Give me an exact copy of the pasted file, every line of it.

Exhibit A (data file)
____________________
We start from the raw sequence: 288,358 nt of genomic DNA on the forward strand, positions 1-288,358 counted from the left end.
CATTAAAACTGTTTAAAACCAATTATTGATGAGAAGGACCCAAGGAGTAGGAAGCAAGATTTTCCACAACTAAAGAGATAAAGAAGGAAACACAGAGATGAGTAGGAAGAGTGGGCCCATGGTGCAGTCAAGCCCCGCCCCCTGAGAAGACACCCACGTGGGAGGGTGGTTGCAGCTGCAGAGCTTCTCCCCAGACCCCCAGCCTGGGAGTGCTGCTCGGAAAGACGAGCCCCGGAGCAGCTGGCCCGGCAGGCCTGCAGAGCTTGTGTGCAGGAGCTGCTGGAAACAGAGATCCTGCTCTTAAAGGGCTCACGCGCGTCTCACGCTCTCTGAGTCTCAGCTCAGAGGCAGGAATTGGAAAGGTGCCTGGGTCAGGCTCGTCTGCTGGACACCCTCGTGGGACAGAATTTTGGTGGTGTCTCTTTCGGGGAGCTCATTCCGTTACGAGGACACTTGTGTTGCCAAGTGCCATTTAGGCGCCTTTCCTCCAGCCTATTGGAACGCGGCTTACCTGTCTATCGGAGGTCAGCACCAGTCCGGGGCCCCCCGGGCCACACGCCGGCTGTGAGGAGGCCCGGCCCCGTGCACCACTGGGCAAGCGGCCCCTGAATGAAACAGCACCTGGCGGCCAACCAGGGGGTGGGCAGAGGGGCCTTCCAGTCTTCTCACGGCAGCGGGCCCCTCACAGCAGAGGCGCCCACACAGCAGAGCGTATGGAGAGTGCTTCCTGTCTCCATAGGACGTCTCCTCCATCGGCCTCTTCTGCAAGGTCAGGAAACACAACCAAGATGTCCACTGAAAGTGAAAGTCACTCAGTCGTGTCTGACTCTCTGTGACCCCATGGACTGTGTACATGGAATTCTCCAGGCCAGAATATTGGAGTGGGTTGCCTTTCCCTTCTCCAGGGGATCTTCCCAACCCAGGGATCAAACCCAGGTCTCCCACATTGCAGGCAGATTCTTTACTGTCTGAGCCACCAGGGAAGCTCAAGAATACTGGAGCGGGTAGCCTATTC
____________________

We start from the raw sequence: 288,358 nt of genomic DNA on the forward strand, positions 1-288,358 counted from the left end.
CATTAAAACTGTTTAAAACCAATTATTGATGAGAAGGACCCAAGGAGTAGGAAGCAAGATTTTCCACAACTAAAGAGATAAAGAAGGAAACACAGAGATGAGTAGGAAGAGTGGGCCCATGGTGCAGTCAAGCCCCGCCCCCTGAGAAGACACCCACGTGGGAGGGTGGTTGCAGCTGCAGAGCTTCTCCCCAGACCCCCAGCCTGGGAGTGCTGCTCGGAAAGACGAGCCCCGGAGCAGCTGGCCCGGCAGGCCTGCAGAGCTTGTGTGCAGGAGCTGCTGGAAACAGAGATCCTGCTCTTAAAGGGCTCACGCGCGTCTCACGCTCTCTGAGTCTCAGCTCAGAGGCAGGAATTGGAAAGGTGCCTGGGTCAGGCTCGTCTGCTGGACACCCTCGTGGGACAGAATTTTGGTGGTGTCTCTTTCGGGGAGCTCATTCCGTTACGAGGACACTTGTGTTGCCAAGTGCCATTTAGGCGCCTTTCCTCCAGCCTATTGGAACGCGGCTTACCTGTCTATCGGAGGTCAGCACCAGTCCGGGGCCCCCCGGGCCACACGCCGGCTGTGAGGAGGCCCGGCCCCGTGCACCACTGGGCAAGCGGCCCCTGAATGAAACAGCACCTGGCGGCCAACCAGGGGGTGGGCAGAGGGGCCTTCCAGTCTTCTCACGGCAGCGGGCCCCTCACAGCAGAGGCGCCCACACAGCAGAGCGTATGGAGAGTGCTTCCTGTCTCCATAGGACGTCTCCTCCATCGGCCTCTTCTGCAAGGTCAGGAAACACAACCAAGATGTCCACTGAAAGTGAAAGTCACTCAGTCGTGTCTGACTCTCTGTGACCCCATGGACTGTGTACATGGAATTCTCCAGGCCAGAATATTGGAGTGGGTTGCCTTTCCCTTCTCCAGGGGATCTTCCCAACCCAGGGATCAAACCCAGGTCTCCCACATTGCAGGCAGATTCTTTACTGTCTGAGCCACCAGGGAAGCTCAAGAATACTGGAGCGGGTAGCCTATTC